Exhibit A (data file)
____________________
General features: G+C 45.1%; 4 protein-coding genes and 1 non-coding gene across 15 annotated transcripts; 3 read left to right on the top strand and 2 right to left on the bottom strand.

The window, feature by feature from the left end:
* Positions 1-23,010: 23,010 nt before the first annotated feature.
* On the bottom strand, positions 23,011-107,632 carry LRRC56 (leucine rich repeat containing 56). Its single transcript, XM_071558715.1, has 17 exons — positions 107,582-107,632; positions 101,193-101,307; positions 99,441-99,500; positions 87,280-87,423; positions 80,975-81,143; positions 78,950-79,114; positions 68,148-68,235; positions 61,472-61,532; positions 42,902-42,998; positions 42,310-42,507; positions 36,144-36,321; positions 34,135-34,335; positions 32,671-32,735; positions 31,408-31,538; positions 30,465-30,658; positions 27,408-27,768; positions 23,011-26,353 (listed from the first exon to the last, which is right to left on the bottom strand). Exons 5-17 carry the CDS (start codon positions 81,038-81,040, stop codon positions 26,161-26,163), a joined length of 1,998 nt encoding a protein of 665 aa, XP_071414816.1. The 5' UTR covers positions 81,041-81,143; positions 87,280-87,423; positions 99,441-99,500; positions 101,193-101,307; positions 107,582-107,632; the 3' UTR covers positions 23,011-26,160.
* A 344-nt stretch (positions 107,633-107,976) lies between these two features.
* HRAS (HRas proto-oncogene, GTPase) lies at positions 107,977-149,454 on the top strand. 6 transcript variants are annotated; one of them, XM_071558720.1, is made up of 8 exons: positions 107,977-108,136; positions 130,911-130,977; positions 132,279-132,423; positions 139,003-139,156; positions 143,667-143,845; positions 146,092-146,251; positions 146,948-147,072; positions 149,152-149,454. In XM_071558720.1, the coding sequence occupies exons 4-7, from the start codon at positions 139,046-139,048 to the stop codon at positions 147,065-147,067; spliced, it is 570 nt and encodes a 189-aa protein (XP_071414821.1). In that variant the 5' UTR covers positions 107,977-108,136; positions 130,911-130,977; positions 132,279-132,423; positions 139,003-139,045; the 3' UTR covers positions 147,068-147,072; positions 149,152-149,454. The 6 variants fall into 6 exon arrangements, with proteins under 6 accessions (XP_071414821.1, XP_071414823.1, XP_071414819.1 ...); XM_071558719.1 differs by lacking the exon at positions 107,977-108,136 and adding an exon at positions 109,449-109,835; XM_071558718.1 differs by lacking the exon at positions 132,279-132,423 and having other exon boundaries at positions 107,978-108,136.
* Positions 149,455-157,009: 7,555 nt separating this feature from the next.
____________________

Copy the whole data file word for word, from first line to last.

General features: G+C 45.1%; 4 protein-coding genes and 1 non-coding gene across 15 annotated transcripts; 3 read left to right on the top strand and 2 right to left on the bottom strand.

The window, feature by feature from the left end:
* Positions 1-23,010: 23,010 nt before the first annotated feature.
* On the bottom strand, positions 23,011-107,632 carry LRRC56 (leucine rich repeat containing 56). Its single transcript, XM_071558715.1, has 17 exons — positions 107,582-107,632; positions 101,193-101,307; positions 99,441-99,500; positions 87,280-87,423; positions 80,975-81,143; positions 78,950-79,114; positions 68,148-68,235; positions 61,472-61,532; positions 42,902-42,998; positions 42,310-42,507; positions 36,144-36,321; positions 34,135-34,335; positions 32,671-32,735; positions 31,408-31,538; positions 30,465-30,658; positions 27,408-27,768; positions 23,011-26,353 (listed from the first exon to the last, which is right to left on the bottom strand). Exons 5-17 carry the CDS (start codon positions 81,038-81,040, stop codon positions 26,161-26,163), a joined length of 1,998 nt encoding a protein of 665 aa, XP_071414816.1. The 5' UTR covers positions 81,041-81,143; positions 87,280-87,423; positions 99,441-99,500; positions 101,193-101,307; positions 107,582-107,632; the 3' UTR covers positions 23,011-26,160.
* A 344-nt stretch (positions 107,633-107,976) lies between these two features.
* HRAS (HRas proto-oncogene, GTPase) lies at positions 107,977-149,454 on the top strand. 6 transcript variants are annotated; one of them, XM_071558720.1, is made up of 8 exons: positions 107,977-108,136; positions 130,911-130,977; positions 132,279-132,423; positions 139,003-139,156; positions 143,667-143,845; positions 146,092-146,251; positions 146,948-147,072; positions 149,152-149,454. In XM_071558720.1, the coding sequence occupies exons 4-7, from the start codon at positions 139,046-139,048 to the stop codon at positions 147,065-147,067; spliced, it is 570 nt and encodes a 189-aa protein (XP_071414821.1). In that variant the 5' UTR covers positions 107,977-108,136; positions 130,911-130,977; positions 132,279-132,423; positions 139,003-139,045; the 3' UTR covers positions 147,068-147,072; positions 149,152-149,454. The 6 variants fall into 6 exon arrangements, with proteins under 6 accessions (XP_071414821.1, XP_071414823.1, XP_071414819.1 ...); XM_071558719.1 differs by lacking the exon at positions 107,977-108,136 and adding an exon at positions 109,449-109,835; XM_071558718.1 differs by lacking the exon at positions 132,279-132,423 and having other exon boundaries at positions 107,978-108,136.
* Positions 149,455-157,009: 7,555 nt separating this feature from the next.